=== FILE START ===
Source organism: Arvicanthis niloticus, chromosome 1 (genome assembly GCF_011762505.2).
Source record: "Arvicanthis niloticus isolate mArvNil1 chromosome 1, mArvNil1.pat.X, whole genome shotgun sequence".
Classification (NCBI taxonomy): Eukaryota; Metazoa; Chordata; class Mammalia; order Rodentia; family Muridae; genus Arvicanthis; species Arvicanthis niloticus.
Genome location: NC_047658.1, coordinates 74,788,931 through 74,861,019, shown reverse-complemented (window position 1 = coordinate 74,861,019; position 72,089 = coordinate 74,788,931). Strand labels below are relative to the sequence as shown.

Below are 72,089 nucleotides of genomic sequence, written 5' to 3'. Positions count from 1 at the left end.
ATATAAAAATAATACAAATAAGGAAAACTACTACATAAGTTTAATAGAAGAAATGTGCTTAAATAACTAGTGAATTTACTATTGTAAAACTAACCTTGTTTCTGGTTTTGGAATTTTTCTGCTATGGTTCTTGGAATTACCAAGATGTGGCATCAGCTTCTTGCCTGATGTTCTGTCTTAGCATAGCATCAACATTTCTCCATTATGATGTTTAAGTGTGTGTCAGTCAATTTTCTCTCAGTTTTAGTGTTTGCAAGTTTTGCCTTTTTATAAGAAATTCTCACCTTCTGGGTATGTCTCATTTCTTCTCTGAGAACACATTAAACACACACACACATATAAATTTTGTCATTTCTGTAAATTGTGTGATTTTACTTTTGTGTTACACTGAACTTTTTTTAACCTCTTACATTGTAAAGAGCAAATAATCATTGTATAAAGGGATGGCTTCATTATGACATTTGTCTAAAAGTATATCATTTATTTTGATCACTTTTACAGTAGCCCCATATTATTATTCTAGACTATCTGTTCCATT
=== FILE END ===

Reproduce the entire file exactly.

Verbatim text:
Source organism: Arvicanthis niloticus, chromosome 1 (genome assembly GCF_011762505.2).
Source record: "Arvicanthis niloticus isolate mArvNil1 chromosome 1, mArvNil1.pat.X, whole genome shotgun sequence".
Classification (NCBI taxonomy): Eukaryota; Metazoa; Chordata; class Mammalia; order Rodentia; family Muridae; genus Arvicanthis; species Arvicanthis niloticus.
Genome location: NC_047658.1, coordinates 74,788,931 through 74,861,019, shown reverse-complemented (window position 1 = coordinate 74,861,019; position 72,089 = coordinate 74,788,931). Strand labels below are relative to the sequence as shown.

Below are 72,089 nucleotides of genomic sequence, written 5' to 3'. Positions count from 1 at the left end.
ATATAAAAATAATACAAATAAGGAAAACTACTACATAAGTTTAATAGAAGAAATGTGCTTAAATAACTAGTGAATTTACTATTGTAAAACTAACCTTGTTTCTGGTTTTGGAATTTTTCTGCTATGGTTCTTGGAATTACCAAGATGTGGCATCAGCTTCTTGCCTGATGTTCTGTCTTAGCATAGCATCAACATTTCTCCATTATGATGTTTAAGTGTGTGTCAGTCAATTTTCTCTCAGTTTTAGTGTTTGCAAGTTTTGCCTTTTTATAAGAAATTCTCACCTTCTGGGTATGTCTCATTTCTTCTCTGAGAACACATTAAACACACACACACATATAAATTTTGTCATTTCTGTAAATTGTGTGATTTTACTTTTGTGTTACACTGAACTTTTTTTAACCTCTTACATTGTAAAGAGCAAATAATCATTGTATAAAGGGATGGCTTCATTATGACATTTGTCTAAAAGTATATCATTTATTTTGATCACTTTTACAGTAGCCCCATATTATTATTCTAGACTATCTGTTCCATT